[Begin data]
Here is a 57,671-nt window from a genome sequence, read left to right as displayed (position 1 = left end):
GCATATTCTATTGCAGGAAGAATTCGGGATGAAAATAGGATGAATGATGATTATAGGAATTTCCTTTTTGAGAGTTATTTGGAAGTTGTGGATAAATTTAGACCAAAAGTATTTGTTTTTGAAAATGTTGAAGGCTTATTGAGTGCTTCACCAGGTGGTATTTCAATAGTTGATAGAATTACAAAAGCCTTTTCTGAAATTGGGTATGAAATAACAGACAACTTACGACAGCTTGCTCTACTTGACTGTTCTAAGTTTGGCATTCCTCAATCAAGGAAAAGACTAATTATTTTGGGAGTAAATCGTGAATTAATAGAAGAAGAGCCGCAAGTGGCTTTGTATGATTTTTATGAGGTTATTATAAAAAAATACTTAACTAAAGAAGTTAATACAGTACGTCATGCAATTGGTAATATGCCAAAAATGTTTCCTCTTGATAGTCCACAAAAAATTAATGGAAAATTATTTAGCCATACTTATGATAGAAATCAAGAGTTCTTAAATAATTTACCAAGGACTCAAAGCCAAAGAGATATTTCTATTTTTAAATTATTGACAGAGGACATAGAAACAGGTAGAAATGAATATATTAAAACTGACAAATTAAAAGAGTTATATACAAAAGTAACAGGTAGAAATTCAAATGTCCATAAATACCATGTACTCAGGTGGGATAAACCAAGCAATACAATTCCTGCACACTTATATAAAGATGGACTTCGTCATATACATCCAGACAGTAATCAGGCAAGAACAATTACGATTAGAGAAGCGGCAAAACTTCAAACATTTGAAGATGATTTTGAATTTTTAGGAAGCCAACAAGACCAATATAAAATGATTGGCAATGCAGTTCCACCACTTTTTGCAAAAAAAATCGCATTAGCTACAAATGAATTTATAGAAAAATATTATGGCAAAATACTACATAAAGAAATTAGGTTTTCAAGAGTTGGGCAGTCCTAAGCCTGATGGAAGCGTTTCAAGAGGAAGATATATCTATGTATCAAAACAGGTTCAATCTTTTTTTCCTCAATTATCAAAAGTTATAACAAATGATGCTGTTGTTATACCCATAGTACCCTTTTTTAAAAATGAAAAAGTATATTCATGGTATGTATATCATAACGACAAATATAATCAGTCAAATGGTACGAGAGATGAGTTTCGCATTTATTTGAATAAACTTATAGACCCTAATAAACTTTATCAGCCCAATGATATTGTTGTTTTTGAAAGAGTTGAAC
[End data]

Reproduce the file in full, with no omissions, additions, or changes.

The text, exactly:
Here is a 57,671-nt window from a genome sequence, read left to right as displayed (position 1 = left end):
GCATATTCTATTGCAGGAAGAATTCGGGATGAAAATAGGATGAATGATGATTATAGGAATTTCCTTTTTGAGAGTTATTTGGAAGTTGTGGATAAATTTAGACCAAAAGTATTTGTTTTTGAAAATGTTGAAGGCTTATTGAGTGCTTCACCAGGTGGTATTTCAATAGTTGATAGAATTACAAAAGCCTTTTCTGAAATTGGGTATGAAATAACAGACAACTTACGACAGCTTGCTCTACTTGACTGTTCTAAGTTTGGCATTCCTCAATCAAGGAAAAGACTAATTATTTTGGGAGTAAATCGTGAATTAATAGAAGAAGAGCCGCAAGTGGCTTTGTATGATTTTTATGAGGTTATTATAAAAAAATACTTAACTAAAGAAGTTAATACAGTACGTCATGCAATTGGTAATATGCCAAAAATGTTTCCTCTTGATAGTCCACAAAAAATTAATGGAAAATTATTTAGCCATACTTATGATAGAAATCAAGAGTTCTTAAATAATTTACCAAGGACTCAAAGCCAAAGAGATATTTCTATTTTTAAATTATTGACAGAGGACATAGAAACAGGTAGAAATGAATATATTAAAACTGACAAATTAAAAGAGTTATATACAAAAGTAACAGGTAGAAATTCAAATGTCCATAAATACCATGTACTCAGGTGGGATAAACCAAGCAATACAATTCCTGCACACTTATATAAAGATGGACTTCGTCATATACATCCAGACAGTAATCAGGCAAGAACAATTACGATTAGAGAAGCGGCAAAACTTCAAACATTTGAAGATGATTTTGAATTTTTAGGAAGCCAACAAGACCAATATAAAATGATTGGCAATGCAGTTCCACCACTTTTTGCAAAAAAAATCGCATTAGCTACAAATGAATTTATAGAAAAATATTATGGCAAAATACTACATAAAGAAATTAGGTTTTCAAGAGTTGGGCAGTCCTAAGCCTGATGGAAGCGTTTCAAGAGGAAGATATATCTATGTATCAAAACAGGTTCAATCTTTTTTTCCTCAATTATCAAAAGTTATAACAAATGATGCTGTTGTTATACCCATAGTACCCTTTTTTAAAAATGAAAAAGTATATTCATGGTATGTATATCATAACGACAAATATAATCAGTCAAATGGTACGAGAGATGAGTTTCGCATTTATTTGAATAAACTTATAGACCCTAATAAACTTTATCAGCCCAATGATATTGTTGTTTTTGAAAGAGTTGAAC